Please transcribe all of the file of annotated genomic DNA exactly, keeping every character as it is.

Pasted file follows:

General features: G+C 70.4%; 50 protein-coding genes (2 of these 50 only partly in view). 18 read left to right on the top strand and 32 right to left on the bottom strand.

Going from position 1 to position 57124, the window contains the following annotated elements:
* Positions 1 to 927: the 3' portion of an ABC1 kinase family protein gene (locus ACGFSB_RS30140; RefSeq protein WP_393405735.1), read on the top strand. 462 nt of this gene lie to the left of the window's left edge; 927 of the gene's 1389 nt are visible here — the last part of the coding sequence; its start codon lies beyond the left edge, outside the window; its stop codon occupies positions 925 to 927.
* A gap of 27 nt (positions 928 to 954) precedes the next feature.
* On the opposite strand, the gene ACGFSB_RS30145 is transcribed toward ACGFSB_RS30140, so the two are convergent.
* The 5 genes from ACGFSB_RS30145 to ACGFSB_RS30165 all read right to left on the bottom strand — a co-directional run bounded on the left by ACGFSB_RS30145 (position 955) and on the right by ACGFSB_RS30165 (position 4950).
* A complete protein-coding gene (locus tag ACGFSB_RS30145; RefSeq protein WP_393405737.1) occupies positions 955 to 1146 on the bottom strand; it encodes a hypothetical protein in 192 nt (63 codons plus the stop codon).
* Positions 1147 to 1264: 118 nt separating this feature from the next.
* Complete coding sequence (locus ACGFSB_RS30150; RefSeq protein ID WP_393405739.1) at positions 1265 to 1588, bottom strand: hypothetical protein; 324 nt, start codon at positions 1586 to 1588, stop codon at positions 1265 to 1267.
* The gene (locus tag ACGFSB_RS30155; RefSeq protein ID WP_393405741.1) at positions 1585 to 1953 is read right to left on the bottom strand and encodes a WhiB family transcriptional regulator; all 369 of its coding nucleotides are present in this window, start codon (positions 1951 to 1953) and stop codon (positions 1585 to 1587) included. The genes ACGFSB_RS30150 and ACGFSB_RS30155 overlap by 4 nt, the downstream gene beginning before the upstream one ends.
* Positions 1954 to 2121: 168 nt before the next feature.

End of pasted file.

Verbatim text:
General features: G+C 70.4%; 50 protein-coding genes (2 of these 50 only partly in view). 18 read left to right on the top strand and 32 right to left on the bottom strand.

Going from position 1 to position 57124, the window contains the following annotated elements:
* Positions 1 to 927: the 3' portion of an ABC1 kinase family protein gene (locus ACGFSB_RS30140; RefSeq protein WP_393405735.1), read on the top strand. 462 nt of this gene lie to the left of the window's left edge; 927 of the gene's 1389 nt are visible here — the last part of the coding sequence; its start codon lies beyond the left edge, outside the window; its stop codon occupies positions 925 to 927.
* A gap of 27 nt (positions 928 to 954) precedes the next feature.
* On the opposite strand, the gene ACGFSB_RS30145 is transcribed toward ACGFSB_RS30140, so the two are convergent.
* The 5 genes from ACGFSB_RS30145 to ACGFSB_RS30165 all read right to left on the bottom strand — a co-directional run bounded on the left by ACGFSB_RS30145 (position 955) and on the right by ACGFSB_RS30165 (position 4950).
* A complete protein-coding gene (locus tag ACGFSB_RS30145; RefSeq protein WP_393405737.1) occupies positions 955 to 1146 on the bottom strand; it encodes a hypothetical protein in 192 nt (63 codons plus the stop codon).
* Positions 1147 to 1264: 118 nt separating this feature from the next.
* Complete coding sequence (locus ACGFSB_RS30150; RefSeq protein ID WP_393405739.1) at positions 1265 to 1588, bottom strand: hypothetical protein; 324 nt, start codon at positions 1586 to 1588, stop codon at positions 1265 to 1267.
* The gene (locus tag ACGFSB_RS30155; RefSeq protein ID WP_393405741.1) at positions 1585 to 1953 is read right to left on the bottom strand and encodes a WhiB family transcriptional regulator; all 369 of its coding nucleotides are present in this window, start codon (positions 1951 to 1953) and stop codon (positions 1585 to 1587) included. The genes ACGFSB_RS30150 and ACGFSB_RS30155 overlap by 4 nt, the downstream gene beginning before the upstream one ends.
* Positions 1954 to 2121: 168 nt before the next feature.